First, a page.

Smith-Cotton High School DECA students tripled their expectations in raising more than $1,600 for playground enhancements at the under-construction Loftus Early Childhood Center.

S-C juniors Envie Johnson and Austyn Wenner teamed up with the Pettis County Early Childhood Cooperative for a DECA Project Management Business Solutions project. The students planned, coordinated and hosted an auction of co-op students’ artwork. The event, held Thursday, Jan. 9, in the S-C High Commons and attended by more than 75 people, saw 17 pieces auctioned off, bringing in $1,631. Johnson and Wenner had set a goal of raising $500 to $750.

“We were in absolute shock,” Wenner said. “We were expecting a good turnout, but the actual outcome caught us completely by surprise and we were completely ecstatic.”

Johnson said their research showed that many people in the Sedalia community do not know about or completely understand the preschool co-op.

“We wanted to gain more community awareness for this organization and bring some attention to all of the great things that they do for students,” she said.

S-C DECA adviser Angie Howard said: “Obviously, this project is touching because the high school kids are working with the preschoolers. It's also rewarding to watch the DECA members step up and take leadership roles within the chapter, where they take the initiative to not only communicate and set expectations with the chapter, but also learn to formally communicate with the community and media outlets.”

To secure the items for the auction, Johnson, Wenner and other DECA students went to the co-op to direct the art creation process.

“Working with the kids was a great motive for us because we really enjoyed doing the project and we always look forward to working with the kids,” Wenner said. “It was also great motivation because we wanted the whole project to go well not just for ourselves, but also for the kids."

Johnson was pleased with not just the money raised but also the engagement by the community.

“I think that the event was extremely successful,” she said. “I was very pleased with the turnout. There was a good mix of students, staff, parents, and community members in attendance which was exactly what we were going for.”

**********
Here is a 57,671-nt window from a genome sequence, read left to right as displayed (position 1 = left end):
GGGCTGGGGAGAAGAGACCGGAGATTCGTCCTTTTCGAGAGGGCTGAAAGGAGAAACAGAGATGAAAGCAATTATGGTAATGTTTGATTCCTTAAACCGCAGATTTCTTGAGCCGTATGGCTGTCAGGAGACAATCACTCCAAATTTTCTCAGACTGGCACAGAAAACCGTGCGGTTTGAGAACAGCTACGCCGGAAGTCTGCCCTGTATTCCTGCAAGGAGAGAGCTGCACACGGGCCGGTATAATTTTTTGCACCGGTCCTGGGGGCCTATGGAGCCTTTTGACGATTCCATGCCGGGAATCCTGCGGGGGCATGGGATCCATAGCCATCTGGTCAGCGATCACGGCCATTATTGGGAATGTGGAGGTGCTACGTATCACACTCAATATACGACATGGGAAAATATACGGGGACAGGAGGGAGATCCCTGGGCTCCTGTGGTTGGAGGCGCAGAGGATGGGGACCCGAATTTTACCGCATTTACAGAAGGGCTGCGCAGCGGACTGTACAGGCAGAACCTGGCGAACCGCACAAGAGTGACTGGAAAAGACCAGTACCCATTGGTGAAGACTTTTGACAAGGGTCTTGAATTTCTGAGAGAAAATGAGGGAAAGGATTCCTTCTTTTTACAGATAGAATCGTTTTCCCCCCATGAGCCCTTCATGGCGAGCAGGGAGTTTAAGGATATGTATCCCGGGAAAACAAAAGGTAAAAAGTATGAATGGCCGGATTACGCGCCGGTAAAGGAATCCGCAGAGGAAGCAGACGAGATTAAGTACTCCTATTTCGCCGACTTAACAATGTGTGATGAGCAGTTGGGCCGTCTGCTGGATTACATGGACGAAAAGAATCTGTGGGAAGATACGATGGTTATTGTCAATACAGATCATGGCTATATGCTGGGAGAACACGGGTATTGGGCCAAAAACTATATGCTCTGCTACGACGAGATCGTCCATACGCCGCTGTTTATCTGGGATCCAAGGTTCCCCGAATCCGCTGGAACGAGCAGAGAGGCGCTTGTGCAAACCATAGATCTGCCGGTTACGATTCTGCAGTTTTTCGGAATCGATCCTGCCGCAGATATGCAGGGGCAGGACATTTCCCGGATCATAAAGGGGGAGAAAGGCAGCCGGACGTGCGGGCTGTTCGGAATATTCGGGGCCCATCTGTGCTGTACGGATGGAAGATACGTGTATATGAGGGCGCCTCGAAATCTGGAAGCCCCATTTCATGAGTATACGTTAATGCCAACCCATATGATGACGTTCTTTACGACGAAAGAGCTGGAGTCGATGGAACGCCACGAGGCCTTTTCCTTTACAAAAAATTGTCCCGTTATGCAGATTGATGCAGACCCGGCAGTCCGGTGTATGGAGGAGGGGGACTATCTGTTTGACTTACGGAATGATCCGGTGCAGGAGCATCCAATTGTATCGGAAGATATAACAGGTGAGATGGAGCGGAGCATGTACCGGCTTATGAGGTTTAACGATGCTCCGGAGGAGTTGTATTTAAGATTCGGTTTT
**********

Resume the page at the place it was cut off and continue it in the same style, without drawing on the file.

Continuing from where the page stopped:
Johnson and Wenner next will put the finishing touches on their 15- to 20-page research paper and 15-minute presentation. They will be competing Feb. 5 at the DECA District Competition in Independence. While advancing to the state competition is a priority, Howard stressed the value of skill-building and real-world experience the project provided.

“I don't know that the students even realize how much they are actually learning during projects like these. There are the expectations that all DECA projects set out to teach kids such as being academically prepared, community-oriented, and professionally responsible, but projects like these teach so much more,” Howard said. “They learn to follow-up and follow through with commitments, they learn the importance of planning ahead, and they learn how to succeed and fail respectfully.

“Most importantly, I think they learn that they are capable of just about anything they set their mind to if they are willing to take risks, ask for help, and stay true to the tasks at hand.”

In the photo: Auctioneer Janet Proctor, left, encourages the crowd to increase the bid on a piece of preschool artwork during the Co-Op Art Auction on Thursday, Jan. 9, in the Smith-Cotton High School Commons. S-C DECA students Envie Johnson, center, and Austyn Wenner, right, planned and coordinated the event as part of their Project Management Business Solutions project.

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